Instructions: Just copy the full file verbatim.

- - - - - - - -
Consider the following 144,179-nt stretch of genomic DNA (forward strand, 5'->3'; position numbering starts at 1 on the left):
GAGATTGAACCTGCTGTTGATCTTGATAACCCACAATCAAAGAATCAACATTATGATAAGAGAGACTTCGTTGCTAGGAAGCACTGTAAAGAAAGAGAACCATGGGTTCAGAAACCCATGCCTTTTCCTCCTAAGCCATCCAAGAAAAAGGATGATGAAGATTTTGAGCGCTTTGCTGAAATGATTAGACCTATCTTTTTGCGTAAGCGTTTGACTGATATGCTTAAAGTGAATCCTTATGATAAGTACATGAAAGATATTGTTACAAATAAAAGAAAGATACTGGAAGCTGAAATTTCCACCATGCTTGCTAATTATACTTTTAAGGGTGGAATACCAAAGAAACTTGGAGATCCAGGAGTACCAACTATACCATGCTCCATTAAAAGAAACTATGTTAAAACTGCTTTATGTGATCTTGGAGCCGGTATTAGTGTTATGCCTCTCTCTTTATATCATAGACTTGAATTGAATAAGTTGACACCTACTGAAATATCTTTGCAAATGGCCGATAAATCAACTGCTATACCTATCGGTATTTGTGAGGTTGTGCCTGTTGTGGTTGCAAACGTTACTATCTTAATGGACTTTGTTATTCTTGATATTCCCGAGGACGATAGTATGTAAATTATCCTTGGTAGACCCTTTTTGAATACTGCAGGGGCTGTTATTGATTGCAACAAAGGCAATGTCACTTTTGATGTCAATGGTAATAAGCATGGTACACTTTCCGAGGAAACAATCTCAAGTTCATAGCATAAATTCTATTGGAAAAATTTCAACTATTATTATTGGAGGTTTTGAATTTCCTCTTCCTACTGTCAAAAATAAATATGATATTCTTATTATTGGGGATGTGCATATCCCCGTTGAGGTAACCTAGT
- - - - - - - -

Consider the following 144,179-nt stretch of genomic DNA (forward strand, 5'->3'; position numbering starts at 1 on the left):
GAGATTGAACCTGCTGTTGATCTTGATAACCCACAATCAAAGAATCAACATTATGATAAGAGAGACTTCGTTGCTAGGAAGCACTGTAAAGAAAGAGAACCATGGGTTCAGAAACCCATGCCTTTTCCTCCTAAGCCATCCAAGAAAAAGGATGATGAAGATTTTGAGCGCTTTGCTGAAATGATTAGACCTATCTTTTTGCGTAAGCGTTTGACTGATATGCTTAAAGTGAATCCTTATGATAAGTACATGAAAGATATTGTTACAAATAAAAGAAAGATACTGGAAGCTGAAATTTCCACCATGCTTGCTAATTATACTTTTAAGGGTGGAATACCAAAGAAACTTGGAGATCCAGGAGTACCAACTATACCATGCTCCATTAAAAGAAACTATGTTAAAACTGCTTTATGTGATCTTGGAGCCGGTATTAGTGTTATGCCTCTCTCTTTATATCATAGACTTGAATTGAATAAGTTGACACCTACTGAAATATCTTTGCAAATGGCCGATAAATCAACTGCTATACCTATCGGTATTTGTGAGGTTGTGCCTGTTGTGGTTGCAAACGTTACTATCTTAATGGACTTTGTTATTCTTGATATTCCCGAGGACGATAGTATGTAAATTATCCTTGGTAGACCCTTTTTGAATACTGCAGGGGCTGTTATTGATTGCAACAAAGGCAATGTCACTTTTGATGTCAATGGTAATAAGCATGGTACACTTTCCGAGGAAACAATCTCAAGTTCATAGCATAAATTCTATTGGAAAAATTTCAACTATTATTATTGGAGGTTTTGAATTTCCTCTTCCTACTGTCAAAAATAAATATGATATTCTTATTATTGGGGATGTGCATATCCCCGTTGAGGTAACCTAGT